#Quality Estimation: Final Project Quality estimation is a topic of increasing interest in Machine Translation. It aims at providing a quality indicator for unseen translated sentences at various granularity levels. In this assignment, we will focus on sentence-level estimation. Different from Machine Translation evaluation, quality estimation systems do not rely on reference translations and are generally addressed using machine learning techniques to predict quality scores.

Some interesting uses of sentence-level quality estimation are the following:

1. Decide whether a given translation is good enough for publishing as is
2. Inform readers of the target language only whether or not they can rely on a translation
3. Filter out sentences that are not good enough for post-editing by professional translators
4. Select the best translation among options from multiple MT and/or translation memory systems

In this assignment we will give you Spanish source sentences and their English translations, which can either be human translations or two versions of machine translations. Your mission, should you choose to accept it, is to accurately score a sentence. The scores are $1, 2$ or $3$.

• 1 means a perfect translation, no post-editing needed at all
• 2 means a near miss translation: translation contains maximum of two-three errors, and possibly additional errors that can be easily fixed (capitalization, punctuation)
• 3 means a very low quality translation, which cannot be easily fixed

##Getting Started To begin, download the project starter kit. You may either choose to develop locally or on Penn’s servers. For the latter, we recommend using the Biglab machines, whose memory and runtime restrictions are much less stringent than those on Eniac. The Biglab servers can be accessed directly using the command ssh PENNKEY@biglab.seas.upenn.edu, or from Eniac using the command ssh biglab.

In the downloaded directory, you have a program that evaluates how good a machine translation system output is. Test it out using this command:

./default > output


Every translation $e$ of an input sentence $f$ has an associated feature vector $h(e, f)$. The default takes a parameter vector $\theta$ whose length is equal to that of $h(e, f)$. By default, $\theta = [1, 1, \ldots]$. For each sentence in the training data, we obtain a weighted sum of the features. Then, for each score we compute the average sum. Then, for each sentence in the test set, we compute a sum of the features and compare it with the average sum. We assign a score based on the minimum difference to the average of each score.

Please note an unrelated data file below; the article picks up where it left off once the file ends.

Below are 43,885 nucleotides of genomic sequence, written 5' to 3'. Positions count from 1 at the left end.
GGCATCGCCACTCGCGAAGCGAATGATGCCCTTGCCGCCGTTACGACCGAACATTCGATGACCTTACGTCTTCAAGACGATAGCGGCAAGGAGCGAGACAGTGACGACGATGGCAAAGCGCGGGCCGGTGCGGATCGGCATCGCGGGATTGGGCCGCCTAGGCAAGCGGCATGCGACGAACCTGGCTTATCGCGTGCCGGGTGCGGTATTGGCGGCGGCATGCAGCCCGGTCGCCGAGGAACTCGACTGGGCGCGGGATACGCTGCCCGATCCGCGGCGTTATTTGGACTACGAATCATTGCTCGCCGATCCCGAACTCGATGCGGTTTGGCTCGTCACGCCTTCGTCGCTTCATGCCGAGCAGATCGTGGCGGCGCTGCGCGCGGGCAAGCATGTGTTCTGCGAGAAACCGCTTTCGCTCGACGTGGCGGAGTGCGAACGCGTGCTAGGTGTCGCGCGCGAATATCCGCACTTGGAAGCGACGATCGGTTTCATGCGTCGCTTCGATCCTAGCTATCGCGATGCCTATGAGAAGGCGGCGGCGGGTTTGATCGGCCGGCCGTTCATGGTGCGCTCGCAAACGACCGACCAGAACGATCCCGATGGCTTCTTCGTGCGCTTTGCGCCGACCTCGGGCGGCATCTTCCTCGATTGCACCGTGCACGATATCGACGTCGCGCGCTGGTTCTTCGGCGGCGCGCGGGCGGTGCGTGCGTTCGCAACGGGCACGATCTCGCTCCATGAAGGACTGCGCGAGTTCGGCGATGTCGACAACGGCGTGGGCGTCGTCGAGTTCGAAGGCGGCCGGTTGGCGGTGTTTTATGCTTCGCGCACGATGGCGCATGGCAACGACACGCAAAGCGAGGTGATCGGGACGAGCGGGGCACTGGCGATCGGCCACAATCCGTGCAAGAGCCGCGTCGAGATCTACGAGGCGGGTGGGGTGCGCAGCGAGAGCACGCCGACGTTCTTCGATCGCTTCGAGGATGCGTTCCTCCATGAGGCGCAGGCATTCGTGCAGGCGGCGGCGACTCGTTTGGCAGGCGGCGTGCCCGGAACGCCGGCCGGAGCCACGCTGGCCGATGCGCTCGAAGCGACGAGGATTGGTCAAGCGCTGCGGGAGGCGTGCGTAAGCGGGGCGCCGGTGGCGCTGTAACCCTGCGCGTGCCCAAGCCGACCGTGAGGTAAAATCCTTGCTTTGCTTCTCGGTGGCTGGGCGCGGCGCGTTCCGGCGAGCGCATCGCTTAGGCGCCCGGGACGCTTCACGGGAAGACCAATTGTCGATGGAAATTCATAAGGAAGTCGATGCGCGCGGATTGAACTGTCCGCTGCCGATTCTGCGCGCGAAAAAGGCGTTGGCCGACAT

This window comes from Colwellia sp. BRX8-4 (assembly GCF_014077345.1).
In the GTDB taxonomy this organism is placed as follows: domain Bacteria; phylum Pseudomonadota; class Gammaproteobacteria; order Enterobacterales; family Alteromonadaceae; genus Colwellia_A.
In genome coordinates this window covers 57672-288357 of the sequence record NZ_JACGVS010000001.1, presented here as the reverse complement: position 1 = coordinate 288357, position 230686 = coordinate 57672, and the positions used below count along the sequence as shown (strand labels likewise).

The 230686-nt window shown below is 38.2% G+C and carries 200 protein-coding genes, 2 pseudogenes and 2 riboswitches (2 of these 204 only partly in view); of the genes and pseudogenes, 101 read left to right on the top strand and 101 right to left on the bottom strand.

To evaluate, use this command:

./grade < output


The scoring is the accuracy measured against human annotated labels.

##Baseline Method For the baseline implementation we are planning to try out a few different methods to see which is feasible. They include:

1. K Nearest Neighbors
2. Clustering
3. An algorithm for learning new weights

##The Challenge You can improve the parameter vector by using effective learning algorithms that optimize $\theta$. You can also improve the values assigned to the scores by using a function other than the naive average.

Implement a version of a learning algorithm and some feature engineering to improve accuracy. Here are some ideas to improve the accuracy:

2. You could try training different classifers.
3. You could also develop systems based on referential translation machines and parallel feature decay algorithms.

But the sky’s the limit! You can try anything you want, as long as you follow the ground rules.

## Ground Rules

• You must work independently on this assignment.

• You should submit each of the following:

1. Your translations of the entire dataset, uploaded from any Eniac or Biglab machine using the command TBD. You may submit new results as often as you like, up until the assignment deadline. The output will be evaluated using grade program. The top few positions on the leaderboard will receive bonus points on this assignment.

2. Your code, uploaded using the command TBD. This is due 24 hours after the leaderboard closes. You are free to extend the code we provide or write your own in whatever language you like, but the code should be self-contained, self-documenting, and easy to use.

3. A report describing the models you designed and experimented with, uploaded using the command TBD. This is due 24 hours after the leaderboard closes. Your report does not need to be long, but it should at minimum address the following points:

• Motivation: Why did you choose the models you experimented with?

• Description of models or algorithms: Describe mathematically or algorithmically what you did. Your descriptions should be clear enough that someone else in the class could implement them.

• Results: You most likely experimented with various settings of any models you implemented. We want to know how you decided on the final model that you submitted for us to grade. What parameters did you try, and what were the results? Most importantly: what did you learn?

Since we have already given you a concrete problem and dataset, you do not need describe these as if you were writing a full scientific paper. Instead, you should focus on an accurate technical description of the above items.

Note: These reports will be made available via hyperlinks on the leaderboard. Therefore, you are not required to include your real name if you would prefer not to do so.

Credits: This assignment was developed by Anwesha Das, Deepti Panuganti, Dhruvil Shah, and Aryeh Stiefel.